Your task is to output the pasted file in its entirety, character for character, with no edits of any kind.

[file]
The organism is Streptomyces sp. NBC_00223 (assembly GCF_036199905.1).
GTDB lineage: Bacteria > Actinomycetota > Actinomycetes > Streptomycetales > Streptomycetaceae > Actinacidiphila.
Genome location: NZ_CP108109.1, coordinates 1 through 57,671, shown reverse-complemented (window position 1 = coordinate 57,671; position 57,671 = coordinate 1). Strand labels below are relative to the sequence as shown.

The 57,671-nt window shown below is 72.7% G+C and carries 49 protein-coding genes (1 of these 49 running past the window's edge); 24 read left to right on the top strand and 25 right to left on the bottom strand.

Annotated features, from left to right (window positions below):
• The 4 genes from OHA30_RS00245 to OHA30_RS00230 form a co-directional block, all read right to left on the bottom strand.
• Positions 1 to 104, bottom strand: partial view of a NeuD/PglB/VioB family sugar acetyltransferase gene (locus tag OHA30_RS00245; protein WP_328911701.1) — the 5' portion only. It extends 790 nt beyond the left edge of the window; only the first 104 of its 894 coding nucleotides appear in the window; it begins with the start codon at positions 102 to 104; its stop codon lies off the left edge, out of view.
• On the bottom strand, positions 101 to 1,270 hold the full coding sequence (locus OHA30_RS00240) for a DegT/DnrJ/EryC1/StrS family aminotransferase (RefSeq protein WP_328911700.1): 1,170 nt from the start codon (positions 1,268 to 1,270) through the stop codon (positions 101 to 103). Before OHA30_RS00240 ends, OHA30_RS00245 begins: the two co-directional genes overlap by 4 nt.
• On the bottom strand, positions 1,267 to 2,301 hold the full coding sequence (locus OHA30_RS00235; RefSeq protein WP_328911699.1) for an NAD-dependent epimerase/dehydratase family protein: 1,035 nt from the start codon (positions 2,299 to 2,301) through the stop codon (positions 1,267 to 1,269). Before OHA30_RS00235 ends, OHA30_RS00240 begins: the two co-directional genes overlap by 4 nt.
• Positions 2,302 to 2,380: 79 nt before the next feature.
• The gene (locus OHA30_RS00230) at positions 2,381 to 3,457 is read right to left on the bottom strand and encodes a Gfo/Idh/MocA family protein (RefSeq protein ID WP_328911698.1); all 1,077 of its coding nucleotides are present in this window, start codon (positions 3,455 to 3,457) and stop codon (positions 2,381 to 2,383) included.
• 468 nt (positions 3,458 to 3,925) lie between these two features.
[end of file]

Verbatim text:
The organism is Streptomyces sp. NBC_00223 (assembly GCF_036199905.1).
GTDB lineage: Bacteria > Actinomycetota > Actinomycetes > Streptomycetales > Streptomycetaceae > Actinacidiphila.
Genome location: NZ_CP108109.1, coordinates 1 through 57,671, shown reverse-complemented (window position 1 = coordinate 57,671; position 57,671 = coordinate 1). Strand labels below are relative to the sequence as shown.

The 57,671-nt window shown below is 72.7% G+C and carries 49 protein-coding genes (1 of these 49 running past the window's edge); 24 read left to right on the top strand and 25 right to left on the bottom strand.

Annotated features, from left to right (window positions below):
• The 4 genes from OHA30_RS00245 to OHA30_RS00230 form a co-directional block, all read right to left on the bottom strand.
• Positions 1 to 104, bottom strand: partial view of a NeuD/PglB/VioB family sugar acetyltransferase gene (locus tag OHA30_RS00245; protein WP_328911701.1) — the 5' portion only. It extends 790 nt beyond the left edge of the window; only the first 104 of its 894 coding nucleotides appear in the window; it begins with the start codon at positions 102 to 104; its stop codon lies off the left edge, out of view.
• On the bottom strand, positions 101 to 1,270 hold the full coding sequence (locus OHA30_RS00240) for a DegT/DnrJ/EryC1/StrS family aminotransferase (RefSeq protein WP_328911700.1): 1,170 nt from the start codon (positions 1,268 to 1,270) through the stop codon (positions 101 to 103). Before OHA30_RS00240 ends, OHA30_RS00245 begins: the two co-directional genes overlap by 4 nt.
• On the bottom strand, positions 1,267 to 2,301 hold the full coding sequence (locus OHA30_RS00235; RefSeq protein WP_328911699.1) for an NAD-dependent epimerase/dehydratase family protein: 1,035 nt from the start codon (positions 2,299 to 2,301) through the stop codon (positions 1,267 to 1,269). Before OHA30_RS00235 ends, OHA30_RS00240 begins: the two co-directional genes overlap by 4 nt.
• Positions 2,302 to 2,380: 79 nt before the next feature.
• The gene (locus OHA30_RS00230) at positions 2,381 to 3,457 is read right to left on the bottom strand and encodes a Gfo/Idh/MocA family protein (RefSeq protein ID WP_328911698.1); all 1,077 of its coding nucleotides are present in this window, start codon (positions 3,455 to 3,457) and stop codon (positions 2,381 to 2,383) included.
• 468 nt (positions 3,458 to 3,925) lie between these two features.